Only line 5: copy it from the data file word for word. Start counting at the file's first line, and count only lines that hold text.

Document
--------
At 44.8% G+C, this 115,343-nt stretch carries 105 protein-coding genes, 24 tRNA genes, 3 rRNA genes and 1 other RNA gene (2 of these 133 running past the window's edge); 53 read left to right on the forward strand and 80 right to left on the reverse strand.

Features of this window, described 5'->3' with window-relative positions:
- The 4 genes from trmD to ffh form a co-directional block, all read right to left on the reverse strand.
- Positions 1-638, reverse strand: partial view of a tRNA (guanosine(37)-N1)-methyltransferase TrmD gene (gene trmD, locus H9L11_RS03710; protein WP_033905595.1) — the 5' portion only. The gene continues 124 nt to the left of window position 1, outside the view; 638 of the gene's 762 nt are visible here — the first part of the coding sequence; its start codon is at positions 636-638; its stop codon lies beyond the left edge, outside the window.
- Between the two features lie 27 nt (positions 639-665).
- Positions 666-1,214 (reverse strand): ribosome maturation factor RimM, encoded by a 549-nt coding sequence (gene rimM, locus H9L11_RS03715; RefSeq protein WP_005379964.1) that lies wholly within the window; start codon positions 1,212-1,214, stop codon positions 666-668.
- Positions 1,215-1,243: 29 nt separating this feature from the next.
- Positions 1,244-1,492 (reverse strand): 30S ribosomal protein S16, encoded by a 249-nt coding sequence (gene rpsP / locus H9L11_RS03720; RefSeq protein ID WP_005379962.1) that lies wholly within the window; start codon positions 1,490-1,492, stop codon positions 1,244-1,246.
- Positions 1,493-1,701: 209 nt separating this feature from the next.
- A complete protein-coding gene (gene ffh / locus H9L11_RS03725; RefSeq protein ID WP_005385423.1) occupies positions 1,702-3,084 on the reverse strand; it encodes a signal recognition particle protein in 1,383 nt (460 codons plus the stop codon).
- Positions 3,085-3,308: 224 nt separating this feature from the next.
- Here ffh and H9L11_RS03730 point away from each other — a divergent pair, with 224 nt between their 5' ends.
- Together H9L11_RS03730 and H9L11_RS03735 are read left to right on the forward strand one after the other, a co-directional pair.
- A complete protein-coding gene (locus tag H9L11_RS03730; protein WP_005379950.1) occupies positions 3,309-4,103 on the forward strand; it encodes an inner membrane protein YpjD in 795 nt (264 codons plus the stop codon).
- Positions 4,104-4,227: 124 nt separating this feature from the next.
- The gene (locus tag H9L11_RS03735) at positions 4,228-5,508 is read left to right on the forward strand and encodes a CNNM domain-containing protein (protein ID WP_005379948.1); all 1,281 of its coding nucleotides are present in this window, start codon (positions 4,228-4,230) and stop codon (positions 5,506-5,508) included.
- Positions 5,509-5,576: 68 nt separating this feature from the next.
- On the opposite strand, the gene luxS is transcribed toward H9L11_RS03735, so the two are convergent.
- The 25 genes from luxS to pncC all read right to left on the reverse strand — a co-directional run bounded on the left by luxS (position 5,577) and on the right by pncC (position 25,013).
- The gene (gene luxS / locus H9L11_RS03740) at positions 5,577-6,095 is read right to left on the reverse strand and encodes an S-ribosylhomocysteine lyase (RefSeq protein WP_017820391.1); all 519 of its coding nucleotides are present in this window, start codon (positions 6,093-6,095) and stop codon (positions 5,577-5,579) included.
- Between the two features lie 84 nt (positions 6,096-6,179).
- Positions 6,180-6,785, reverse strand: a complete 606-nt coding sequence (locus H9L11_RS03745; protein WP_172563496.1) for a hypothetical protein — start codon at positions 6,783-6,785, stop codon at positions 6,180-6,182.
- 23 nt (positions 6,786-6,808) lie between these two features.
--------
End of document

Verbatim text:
- Between the two features lie 27 nt (positions 639-665).